Dungeons and Dragons: Dark Alliance
We all know that video games are complicated constructions of blood, sweat, tears, code, and tens of thousands of creative and practical decisions. When they work it’s a minor miracle, and when they don’t, you have games like Dungeons and Dragons: Dark Alliance, which waves its pretty graphics and D&D license in front of us like a realtor showing a too-good-to-be-true house. We fall for it, move in, and discover that the toilets don’t work, the faucets are reversed and there’s a smell coming from the attic.
Dark Alliance is a four-person co-op action game set in the beloved Forgotten Realms, and indeed references a number of iconic locations and characters familiar to fans of the tabletop game, in particular the Icewind Dale lore. One of Dark Alliance’s uncontested successes is its environments and art, which exude plenty of authentic D&D atmosphere, pay fan service as well as being interesting to explore. Coupled with the game’s generally excellent music and effective voice acting, Dark Alliance sets the scene for engaging, sometimes amusing, and dramatic adventuring in classic Dungeons and Dragons style. Flip open to any page of the D&D Monster Manual and the enemies have probably leapt off the page and into the game, rendered with loving detail.
That’s the facade anyway. You don’t have to pry up the floorboards or brave the crawlspace to find the problems. They make themselves clearly known almost immediately, beginning with the bare-bones story that is the definition of forgettable. There’s nothing wrong with focusing on action over dialogue, of course, and I’m sure there are many players who will be relieved by the lack of brainy, witty or interesting conversation. It’s just that, given the richness of the material, it feels like some opportunities were missed.
In classic RPG style, Dark Alliance was made for a quartet of adventurers, yet it restricts the team to only four possible classes, eschews any kind of character creator or customization beyond weapons and armor, and generally discourages the kind of creativity, imagination and choice that have always been integral to the genre. Assuming a “we know best” attitude, parties can only include one member of each class and although they all play differently, there are some significant balance issues and weird mechanics choices that sap the fun out of one class or another, like constantly disappearing stamina when using special abilities. When everything is working, the synergy of the archetypal classes and their abilities is good stuff, but anyone who has tried to play a co-op game with strangers knows the pitfalls.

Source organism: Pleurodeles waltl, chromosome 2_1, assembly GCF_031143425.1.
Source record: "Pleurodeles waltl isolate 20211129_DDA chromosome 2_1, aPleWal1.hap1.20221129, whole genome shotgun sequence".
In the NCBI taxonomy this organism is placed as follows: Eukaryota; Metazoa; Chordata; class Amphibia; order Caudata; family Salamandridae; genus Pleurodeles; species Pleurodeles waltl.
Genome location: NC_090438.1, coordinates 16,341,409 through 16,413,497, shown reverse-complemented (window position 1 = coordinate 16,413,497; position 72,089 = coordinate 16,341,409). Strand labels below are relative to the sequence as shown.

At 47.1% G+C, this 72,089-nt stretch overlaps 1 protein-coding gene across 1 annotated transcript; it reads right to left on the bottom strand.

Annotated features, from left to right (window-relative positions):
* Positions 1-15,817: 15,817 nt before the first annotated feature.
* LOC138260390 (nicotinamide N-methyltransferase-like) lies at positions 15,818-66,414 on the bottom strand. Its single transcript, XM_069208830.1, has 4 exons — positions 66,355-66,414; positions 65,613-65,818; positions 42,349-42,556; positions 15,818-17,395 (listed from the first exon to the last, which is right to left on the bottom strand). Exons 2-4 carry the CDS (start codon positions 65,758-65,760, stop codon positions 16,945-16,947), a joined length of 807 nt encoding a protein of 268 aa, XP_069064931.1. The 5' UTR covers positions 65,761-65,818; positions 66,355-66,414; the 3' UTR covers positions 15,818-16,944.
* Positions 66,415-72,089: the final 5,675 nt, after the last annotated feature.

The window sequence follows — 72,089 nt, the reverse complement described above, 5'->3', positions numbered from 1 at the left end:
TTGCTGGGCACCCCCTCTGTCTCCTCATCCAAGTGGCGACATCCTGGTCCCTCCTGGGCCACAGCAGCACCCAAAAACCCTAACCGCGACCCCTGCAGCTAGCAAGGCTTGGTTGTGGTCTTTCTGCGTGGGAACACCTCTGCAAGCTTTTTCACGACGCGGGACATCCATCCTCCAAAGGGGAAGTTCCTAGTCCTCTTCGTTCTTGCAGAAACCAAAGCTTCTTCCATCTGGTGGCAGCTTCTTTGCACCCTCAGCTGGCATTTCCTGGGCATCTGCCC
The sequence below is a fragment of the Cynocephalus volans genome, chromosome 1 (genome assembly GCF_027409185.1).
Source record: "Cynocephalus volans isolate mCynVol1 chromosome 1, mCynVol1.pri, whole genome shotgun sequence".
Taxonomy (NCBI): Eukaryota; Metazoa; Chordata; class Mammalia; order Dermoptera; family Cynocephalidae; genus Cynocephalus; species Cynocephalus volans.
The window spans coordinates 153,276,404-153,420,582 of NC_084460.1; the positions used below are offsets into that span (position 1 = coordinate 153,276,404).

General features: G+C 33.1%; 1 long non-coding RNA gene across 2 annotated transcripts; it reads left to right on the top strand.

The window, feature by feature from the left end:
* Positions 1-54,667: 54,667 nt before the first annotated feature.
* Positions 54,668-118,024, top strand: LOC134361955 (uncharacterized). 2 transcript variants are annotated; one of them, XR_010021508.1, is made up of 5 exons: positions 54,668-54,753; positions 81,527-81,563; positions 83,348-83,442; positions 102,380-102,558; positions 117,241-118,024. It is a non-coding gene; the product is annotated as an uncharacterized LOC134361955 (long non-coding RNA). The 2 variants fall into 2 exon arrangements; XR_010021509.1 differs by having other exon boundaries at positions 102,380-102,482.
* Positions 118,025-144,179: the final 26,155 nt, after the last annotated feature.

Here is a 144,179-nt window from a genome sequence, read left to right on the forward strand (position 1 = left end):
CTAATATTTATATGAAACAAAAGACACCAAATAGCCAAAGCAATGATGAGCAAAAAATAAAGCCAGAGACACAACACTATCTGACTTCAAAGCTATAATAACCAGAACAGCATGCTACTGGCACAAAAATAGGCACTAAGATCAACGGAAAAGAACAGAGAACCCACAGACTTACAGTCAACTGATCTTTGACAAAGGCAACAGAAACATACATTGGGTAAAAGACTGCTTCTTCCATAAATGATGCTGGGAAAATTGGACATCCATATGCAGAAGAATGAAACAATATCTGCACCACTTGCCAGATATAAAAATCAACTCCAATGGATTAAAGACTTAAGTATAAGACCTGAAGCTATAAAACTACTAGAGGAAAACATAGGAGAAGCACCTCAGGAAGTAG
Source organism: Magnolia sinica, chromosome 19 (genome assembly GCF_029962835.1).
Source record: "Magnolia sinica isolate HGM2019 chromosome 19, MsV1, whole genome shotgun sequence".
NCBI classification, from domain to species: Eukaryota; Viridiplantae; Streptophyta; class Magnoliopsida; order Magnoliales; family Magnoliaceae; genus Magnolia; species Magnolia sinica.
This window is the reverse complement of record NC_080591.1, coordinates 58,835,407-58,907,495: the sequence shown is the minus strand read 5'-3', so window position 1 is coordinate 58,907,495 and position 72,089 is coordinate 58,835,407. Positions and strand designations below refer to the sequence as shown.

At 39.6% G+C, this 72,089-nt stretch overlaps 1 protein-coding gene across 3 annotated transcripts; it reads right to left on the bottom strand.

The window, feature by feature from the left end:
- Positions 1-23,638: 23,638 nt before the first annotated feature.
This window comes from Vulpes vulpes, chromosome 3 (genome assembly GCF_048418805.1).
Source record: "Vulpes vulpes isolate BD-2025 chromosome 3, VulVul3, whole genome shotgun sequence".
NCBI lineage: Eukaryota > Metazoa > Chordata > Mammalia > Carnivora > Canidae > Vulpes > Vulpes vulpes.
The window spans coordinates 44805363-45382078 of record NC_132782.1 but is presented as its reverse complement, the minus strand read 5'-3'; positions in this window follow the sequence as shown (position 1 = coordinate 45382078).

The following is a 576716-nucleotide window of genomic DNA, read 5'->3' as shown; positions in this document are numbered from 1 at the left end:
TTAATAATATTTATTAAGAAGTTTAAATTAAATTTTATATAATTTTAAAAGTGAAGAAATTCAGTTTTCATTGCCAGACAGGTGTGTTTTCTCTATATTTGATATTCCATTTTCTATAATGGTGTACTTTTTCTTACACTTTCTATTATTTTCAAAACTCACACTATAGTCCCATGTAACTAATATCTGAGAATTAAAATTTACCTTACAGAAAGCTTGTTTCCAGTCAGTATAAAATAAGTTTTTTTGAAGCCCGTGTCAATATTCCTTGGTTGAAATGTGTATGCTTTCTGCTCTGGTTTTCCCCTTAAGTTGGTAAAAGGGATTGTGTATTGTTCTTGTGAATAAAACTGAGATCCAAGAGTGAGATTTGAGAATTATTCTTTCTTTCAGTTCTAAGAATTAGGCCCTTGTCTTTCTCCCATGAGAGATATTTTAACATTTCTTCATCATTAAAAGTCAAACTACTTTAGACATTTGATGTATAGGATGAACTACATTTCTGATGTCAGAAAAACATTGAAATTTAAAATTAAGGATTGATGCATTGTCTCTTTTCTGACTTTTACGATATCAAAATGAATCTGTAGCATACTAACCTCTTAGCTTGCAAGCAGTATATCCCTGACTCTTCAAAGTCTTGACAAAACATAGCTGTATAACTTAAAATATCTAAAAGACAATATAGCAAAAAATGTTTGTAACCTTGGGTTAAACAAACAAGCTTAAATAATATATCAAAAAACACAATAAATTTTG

One is The Loneliest Number
Dark Alliance can be played solo, but the game was clearly not made for it. While fighting alone against groups of enemies can be exciting, there are no invincibility frames to help manage and balance simultaneous attacks, so it’s easy to get overwhelmed, especially given the slow and sometimes unresponsive animations that are part of combat. Playing through the game alone is a slog in which the novelty of the enemies and beauty of the environments is overtaken by the repetition inherent in solo combat and the frustration of crowd management. Playing solo, you’re at least “helped” by the absolutely atrocious AI of most of the enemies and their tendency to ignore you in many situations or lose interest and return to their posts. It many cases, it’s simply easiest to snipe them from a distance and watch their health bar drain down while they non-reactively continue their inane chatter, seemingly unaware of the volley of arrows raining down on them. It’s probably a good thing that Dark Alliance doesn’t include any kind of AI party members.
Playing through Dark Alliance it becomes clear that the experience pretty neatly divides into those things that are good ideas, things that are bad ideas, and lots of stuff that’s broken. The world and character design–all good. Balancing — especially for solo players — leveling and upgrading gear, the UI and lots of little mechanical choices are in the bad ideas column. Then there’s stuff that’s broken, like AI, and the bugs.
Bugs are absolutely everywhere, from the status effects that appear nowhere near the intended location, to mission-ending crashes. There are disappearing characters, bosses that turn immobile, quests that can’t be ended, and enemies that disappear off ledges only to teleport behind the player. To return to our house metaphor, this structure needs to be tented and sprayed with some probably carcinogenic insecticide that may take out half the neighborhood with it.
Dear Dark Alliance: those of us that were fans of the original PS2 game and the Dungeons and Dragons franchise came ready to enjoy you. You waved your fancy pedigree and showed us your impressive environments, only to disappoint us once we paid the price of admission. So, fix the AI. Balance the single player game or ditch it entirely. Let the players create real characters that express themselves. Above all, kill the bugs. Do those things, and maybe we’ll come back, because it could be a nice little house to live in for a while.
***Xbox Series X/S code provided by Xbox Canada for review***
- Nicely rendered, iconic environments
- Familiar characters and enemies
- Potentially fun co-op action
- Effective music and voice acting
- Lots of bad design choices
- Broken single player game
- Brain-dead AI
- Many bugs, some significant